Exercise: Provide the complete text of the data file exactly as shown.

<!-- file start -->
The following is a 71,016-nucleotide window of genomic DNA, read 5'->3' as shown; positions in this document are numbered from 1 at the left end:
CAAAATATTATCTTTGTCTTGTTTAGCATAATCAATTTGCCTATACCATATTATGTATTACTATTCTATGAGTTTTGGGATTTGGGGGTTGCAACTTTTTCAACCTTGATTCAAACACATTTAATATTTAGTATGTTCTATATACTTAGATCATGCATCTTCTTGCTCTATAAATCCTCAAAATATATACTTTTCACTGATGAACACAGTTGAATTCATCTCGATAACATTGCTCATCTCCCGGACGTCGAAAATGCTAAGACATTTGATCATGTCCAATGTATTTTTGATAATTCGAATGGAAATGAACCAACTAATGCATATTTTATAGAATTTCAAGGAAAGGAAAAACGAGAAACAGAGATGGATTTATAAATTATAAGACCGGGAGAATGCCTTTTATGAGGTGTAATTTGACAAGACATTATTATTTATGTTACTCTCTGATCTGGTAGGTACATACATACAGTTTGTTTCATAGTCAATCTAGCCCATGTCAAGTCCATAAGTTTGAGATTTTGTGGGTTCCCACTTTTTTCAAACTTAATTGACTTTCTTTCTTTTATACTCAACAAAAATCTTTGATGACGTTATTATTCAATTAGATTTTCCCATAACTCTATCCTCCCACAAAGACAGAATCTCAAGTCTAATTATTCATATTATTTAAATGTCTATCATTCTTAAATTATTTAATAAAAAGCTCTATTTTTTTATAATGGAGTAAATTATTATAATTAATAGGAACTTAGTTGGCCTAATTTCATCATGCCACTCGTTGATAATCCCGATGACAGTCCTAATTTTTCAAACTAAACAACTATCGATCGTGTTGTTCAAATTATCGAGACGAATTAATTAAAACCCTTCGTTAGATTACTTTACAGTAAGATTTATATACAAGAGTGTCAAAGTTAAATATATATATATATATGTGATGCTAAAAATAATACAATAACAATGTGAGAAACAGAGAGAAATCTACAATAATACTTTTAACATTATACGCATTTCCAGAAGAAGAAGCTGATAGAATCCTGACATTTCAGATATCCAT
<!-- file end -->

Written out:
The following is a 71,016-nucleotide window of genomic DNA, read 5'->3' as shown; positions in this document are numbered from 1 at the left end:
CAAAATATTATCTTTGTCTTGTTTAGCATAATCAATTTGCCTATACCATATTATGTATTACTATTCTATGAGTTTTGGGATTTGGGGGTTGCAACTTTTTCAACCTTGATTCAAACACATTTAATATTTAGTATGTTCTATATACTTAGATCATGCATCTTCTTGCTCTATAAATCCTCAAAATATATACTTTTCACTGATGAACACAGTTGAATTCATCTCGATAACATTGCTCATCTCCCGGACGTCGAAAATGCTAAGACATTTGATCATGTCCAATGTATTTTTGATAATTCGAATGGAAATGAACCAACTAATGCATATTTTATAGAATTTCAAGGAAAGGAAAAACGAGAAACAGAGATGGATTTATAAATTATAAGACCGGGAGAATGCCTTTTATGAGGTGTAATTTGACAAGACATTATTATTTATGTTACTCTCTGATCTGGTAGGTACATACATACAGTTTGTTTCATAGTCAATCTAGCCCATGTCAAGTCCATAAGTTTGAGATTTTGTGGGTTCCCACTTTTTTCAAACTTAATTGACTTTCTTTCTTTTATACTCAACAAAAATCTTTGATGACGTTATTATTCAATTAGATTTTCCCATAACTCTATCCTCCCACAAAGACAGAATCTCAAGTCTAATTATTCATATTATTTAAATGTCTATCATTCTTAAATTATTTAATAAAAAGCTCTATTTTTTTATAATGGAGTAAATTATTATAATTAATAGGAACTTAGTTGGCCTAATTTCATCATGCCACTCGTTGATAATCCCGATGACAGTCCTAATTTTTCAAACTAAACAACTATCGATCGTGTTGTTCAAATTATCGAGACGAATTAATTAAAACCCTTCGTTAGATTACTTTACAGTAAGATTTATATACAAGAGTGTCAAAGTTAAATATATATATATATATGTGATGCTAAAAATAATACAATAACAATGTGAGAAACAGAGAGAAATCTACAATAATACTTTTAACATTATACGCATTTCCAGAAGAAGAAGCTGATAGAATCCTGACATTTCAGATATCCAT